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Well, the inevitable happened. Time passed, and, having exhausted the distance courses available to me, and failing to convince the university that I should be able to take more, it was time for me to leave Stockholm and head back to oh so rainy Vancouver. Before I left, Paul and I took the camera around Stockholm one Saturday afternoon, and I thought I’d share some of my favourite pictures with you. The above is Gamla  Stan, the old town where the Royal Palace is.

That’s me in front of an outdoor skating rink in Östermalm. It was so cold this day we were having trouble keeping our mitts off long enough to focus the camera.

I just thought this was a cool shot. See how dim it is? All of these pictures were taken between 2 and 3pm!

Paul ordering (in Swedish) some awesome cheese to enjoy with a great bottle of wine. There is such an amazing selection of cheese and wine available, for a fraction of the price we’d pay in Canada.

I loved the jars of jams and marmalades with the Swedish names on the labels.

This is our street, just around 3pm, on November 27th. The day I left the sun set at 2:48pm. Stockholm is north!

I’ll be back in Vancouver for 4 months going to school, and Paul will remain in Stockholm working. It was heart wrenching leaving Stockholm, I love the city so much. I love our neighbourhood, and our beautiful apartment with it’s awesome kitchen. Leaving all of my beloved kitchen gear behind is hard, I will miss my All Clad and Le Creuset pieces, and my lovely knives. Leaving my cookbooks was hard too, and after much deliberation I decided to leave them all behind (which was a good thing, because I had only 1.5kg to spare in my extremely overweight bags until they plain old wouldn’t let me take them on the plane, never mind the overweight fees) and spend some time exploring my mother’s cookbook collection. I did, however, order for my mother’s house copies of this book and this book, which I felt I simply couldn’t live without. I would have ordered copies of all of them, but that was excessive and I had to stop somewhere, so that’s where it was. I already deeply miss this book, which if you love Indian food you must get, and I feel that a copy may be necessary for this house very soon too.

Of course worse than leaving all of my fancy kitchen stuff and my nice apartment and my cookbooks is leaving my sweet fella for four months. Before I left I decided to fill the freezer for him, which isn’t to imply in any way that Paul isn’t capable of feeding himself. He is, very much. But I wanted to do something for him, and something that would remind him of me on an ongoing basis, and also feed him on those very busy days. When I left, there wasn’t a spare inch of the freezer – which doesn’t say a lot, it is Europe after all, and the fridge and freezer is quite small.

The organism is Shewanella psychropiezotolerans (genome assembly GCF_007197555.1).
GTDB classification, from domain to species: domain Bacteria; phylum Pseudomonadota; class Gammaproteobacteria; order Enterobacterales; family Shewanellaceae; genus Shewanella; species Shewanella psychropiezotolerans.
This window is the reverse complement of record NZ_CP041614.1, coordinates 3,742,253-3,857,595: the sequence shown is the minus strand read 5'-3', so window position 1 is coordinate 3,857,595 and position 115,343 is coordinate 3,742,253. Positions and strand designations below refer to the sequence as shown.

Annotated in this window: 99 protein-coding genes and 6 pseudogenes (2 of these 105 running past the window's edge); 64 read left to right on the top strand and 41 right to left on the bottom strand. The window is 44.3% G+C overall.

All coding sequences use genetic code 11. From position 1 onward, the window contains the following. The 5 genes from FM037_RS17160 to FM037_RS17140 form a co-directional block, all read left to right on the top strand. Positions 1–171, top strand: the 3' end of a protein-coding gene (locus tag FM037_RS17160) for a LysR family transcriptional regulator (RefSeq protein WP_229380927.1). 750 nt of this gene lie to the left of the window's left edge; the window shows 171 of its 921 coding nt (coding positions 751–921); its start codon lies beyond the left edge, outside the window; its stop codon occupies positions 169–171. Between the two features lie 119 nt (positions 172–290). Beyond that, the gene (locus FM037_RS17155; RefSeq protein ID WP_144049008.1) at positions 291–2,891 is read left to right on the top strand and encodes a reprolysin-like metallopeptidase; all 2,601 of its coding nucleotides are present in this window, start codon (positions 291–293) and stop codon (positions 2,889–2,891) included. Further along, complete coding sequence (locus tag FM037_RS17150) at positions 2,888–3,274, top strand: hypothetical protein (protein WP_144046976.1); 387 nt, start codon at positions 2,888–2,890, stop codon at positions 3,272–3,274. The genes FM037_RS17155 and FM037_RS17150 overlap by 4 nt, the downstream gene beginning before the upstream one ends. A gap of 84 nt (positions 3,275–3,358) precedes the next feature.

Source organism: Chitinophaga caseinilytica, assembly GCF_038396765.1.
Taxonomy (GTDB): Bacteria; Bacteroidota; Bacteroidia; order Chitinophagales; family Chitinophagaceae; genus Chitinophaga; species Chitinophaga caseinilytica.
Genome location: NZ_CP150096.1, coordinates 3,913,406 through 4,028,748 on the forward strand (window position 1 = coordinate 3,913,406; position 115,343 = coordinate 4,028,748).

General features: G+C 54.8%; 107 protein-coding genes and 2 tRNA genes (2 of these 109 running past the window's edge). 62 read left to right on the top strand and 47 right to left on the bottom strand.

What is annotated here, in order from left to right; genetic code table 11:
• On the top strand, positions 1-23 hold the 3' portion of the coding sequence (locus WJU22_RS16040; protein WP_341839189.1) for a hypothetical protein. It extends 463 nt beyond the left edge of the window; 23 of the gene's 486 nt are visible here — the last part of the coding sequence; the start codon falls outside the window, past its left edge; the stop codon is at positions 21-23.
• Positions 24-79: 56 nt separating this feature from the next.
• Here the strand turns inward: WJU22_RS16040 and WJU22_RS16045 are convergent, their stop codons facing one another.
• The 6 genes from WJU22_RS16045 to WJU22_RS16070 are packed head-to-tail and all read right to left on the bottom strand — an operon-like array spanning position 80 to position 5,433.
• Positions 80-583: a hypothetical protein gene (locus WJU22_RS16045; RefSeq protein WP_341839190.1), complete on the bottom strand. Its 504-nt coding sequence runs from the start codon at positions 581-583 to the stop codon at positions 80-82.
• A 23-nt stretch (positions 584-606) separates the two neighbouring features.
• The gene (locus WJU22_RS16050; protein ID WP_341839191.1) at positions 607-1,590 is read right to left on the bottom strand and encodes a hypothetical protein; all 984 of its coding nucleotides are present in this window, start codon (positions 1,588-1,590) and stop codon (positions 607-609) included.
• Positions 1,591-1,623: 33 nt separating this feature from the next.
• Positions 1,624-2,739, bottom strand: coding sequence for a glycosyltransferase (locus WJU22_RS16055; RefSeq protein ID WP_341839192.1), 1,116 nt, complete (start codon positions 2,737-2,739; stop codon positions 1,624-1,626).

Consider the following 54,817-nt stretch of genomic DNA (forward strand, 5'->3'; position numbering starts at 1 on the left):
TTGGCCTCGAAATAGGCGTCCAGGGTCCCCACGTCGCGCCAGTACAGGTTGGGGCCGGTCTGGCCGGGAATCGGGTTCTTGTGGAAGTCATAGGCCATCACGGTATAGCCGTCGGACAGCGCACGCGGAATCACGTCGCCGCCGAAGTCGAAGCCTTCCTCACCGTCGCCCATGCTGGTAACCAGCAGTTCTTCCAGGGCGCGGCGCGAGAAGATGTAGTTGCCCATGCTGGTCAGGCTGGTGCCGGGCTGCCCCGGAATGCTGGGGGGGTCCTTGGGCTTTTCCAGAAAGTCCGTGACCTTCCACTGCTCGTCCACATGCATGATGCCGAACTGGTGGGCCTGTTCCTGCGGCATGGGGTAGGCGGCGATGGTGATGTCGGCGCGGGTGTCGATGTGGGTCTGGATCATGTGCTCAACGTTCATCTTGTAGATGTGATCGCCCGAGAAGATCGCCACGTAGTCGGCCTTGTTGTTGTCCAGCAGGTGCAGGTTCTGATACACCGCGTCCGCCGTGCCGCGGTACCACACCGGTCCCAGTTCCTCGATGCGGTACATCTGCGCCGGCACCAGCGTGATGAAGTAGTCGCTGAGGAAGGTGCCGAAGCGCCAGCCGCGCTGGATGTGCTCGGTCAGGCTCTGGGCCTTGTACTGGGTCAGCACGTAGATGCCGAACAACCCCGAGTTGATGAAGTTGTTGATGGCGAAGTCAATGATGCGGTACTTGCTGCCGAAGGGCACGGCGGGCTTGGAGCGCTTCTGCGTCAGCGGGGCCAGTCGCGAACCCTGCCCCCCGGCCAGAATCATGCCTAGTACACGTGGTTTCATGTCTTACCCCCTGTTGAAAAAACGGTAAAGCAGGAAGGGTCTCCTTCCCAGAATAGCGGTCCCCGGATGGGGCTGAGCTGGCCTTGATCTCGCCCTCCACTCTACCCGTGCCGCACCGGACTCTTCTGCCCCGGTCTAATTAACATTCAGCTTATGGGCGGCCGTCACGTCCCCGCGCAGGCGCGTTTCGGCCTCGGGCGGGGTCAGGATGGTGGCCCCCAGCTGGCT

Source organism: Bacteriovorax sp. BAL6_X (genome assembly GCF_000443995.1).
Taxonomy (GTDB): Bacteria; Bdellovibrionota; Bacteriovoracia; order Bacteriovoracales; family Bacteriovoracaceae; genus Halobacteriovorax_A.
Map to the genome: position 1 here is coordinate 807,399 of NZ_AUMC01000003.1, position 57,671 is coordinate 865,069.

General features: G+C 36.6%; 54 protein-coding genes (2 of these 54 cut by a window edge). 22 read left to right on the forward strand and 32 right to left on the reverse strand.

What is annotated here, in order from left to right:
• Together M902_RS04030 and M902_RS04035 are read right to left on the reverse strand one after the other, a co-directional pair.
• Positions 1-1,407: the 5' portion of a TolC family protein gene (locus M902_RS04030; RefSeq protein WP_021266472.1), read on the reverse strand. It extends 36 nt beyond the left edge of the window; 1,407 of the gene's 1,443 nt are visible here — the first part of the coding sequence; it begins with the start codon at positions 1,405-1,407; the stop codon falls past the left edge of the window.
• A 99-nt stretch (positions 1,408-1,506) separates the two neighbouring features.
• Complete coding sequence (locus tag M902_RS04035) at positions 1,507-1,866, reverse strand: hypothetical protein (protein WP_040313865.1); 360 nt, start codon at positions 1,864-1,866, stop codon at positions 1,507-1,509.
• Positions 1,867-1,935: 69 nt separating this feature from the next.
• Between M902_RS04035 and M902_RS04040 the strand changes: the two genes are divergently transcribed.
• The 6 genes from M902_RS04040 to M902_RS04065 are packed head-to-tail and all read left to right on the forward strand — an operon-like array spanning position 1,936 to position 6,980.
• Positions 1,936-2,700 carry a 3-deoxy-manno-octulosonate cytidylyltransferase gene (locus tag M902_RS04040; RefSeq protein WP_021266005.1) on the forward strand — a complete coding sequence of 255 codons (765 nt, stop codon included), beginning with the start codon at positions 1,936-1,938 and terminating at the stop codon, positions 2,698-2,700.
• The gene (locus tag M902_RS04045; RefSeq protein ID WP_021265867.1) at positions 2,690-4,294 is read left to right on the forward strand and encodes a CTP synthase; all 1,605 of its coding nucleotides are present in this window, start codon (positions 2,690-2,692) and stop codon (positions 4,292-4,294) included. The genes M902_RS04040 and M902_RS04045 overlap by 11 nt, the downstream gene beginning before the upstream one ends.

I did a couple of batches of muffins; this one, and this one, and also processed a pumpkin, leaving behind several (and by several I mean 13) portions of frozen pumpkin puree for more muffin baking. That pretty much took up an entire drawer of our freezer.

For several weeks I made double batches of whatever we were having for dinner, and froze portions for Paul to have down the road, including an quick and tasty tomato, fennel, and quinoa soup. I also bought some small aluminium tins and made a batch of roasted vegetable lasagna (recipe to come) and a batch of pumpkin mac n cheese which I froze un-baked with cooking instructions written on the lids. This is what the top drawer of our freezer looked like when I left. Those aluminum tins are double stacked, as are the Tupperware with the blue lids (full of roasted pumpkin lasagna), so there are a good 20 meals stacked away in there. That aught to last him a while.

This is the giving season, and I’m a firm believer that consumable gifts are the way to go. If you know someone who has a lot going on in their life, or is just plain busy, consider making some freezer meals for them to have on hand for those times when they just don’t have the time or energy to cook something for themselves.

 

All text and photos © The Muffin Myth 2010

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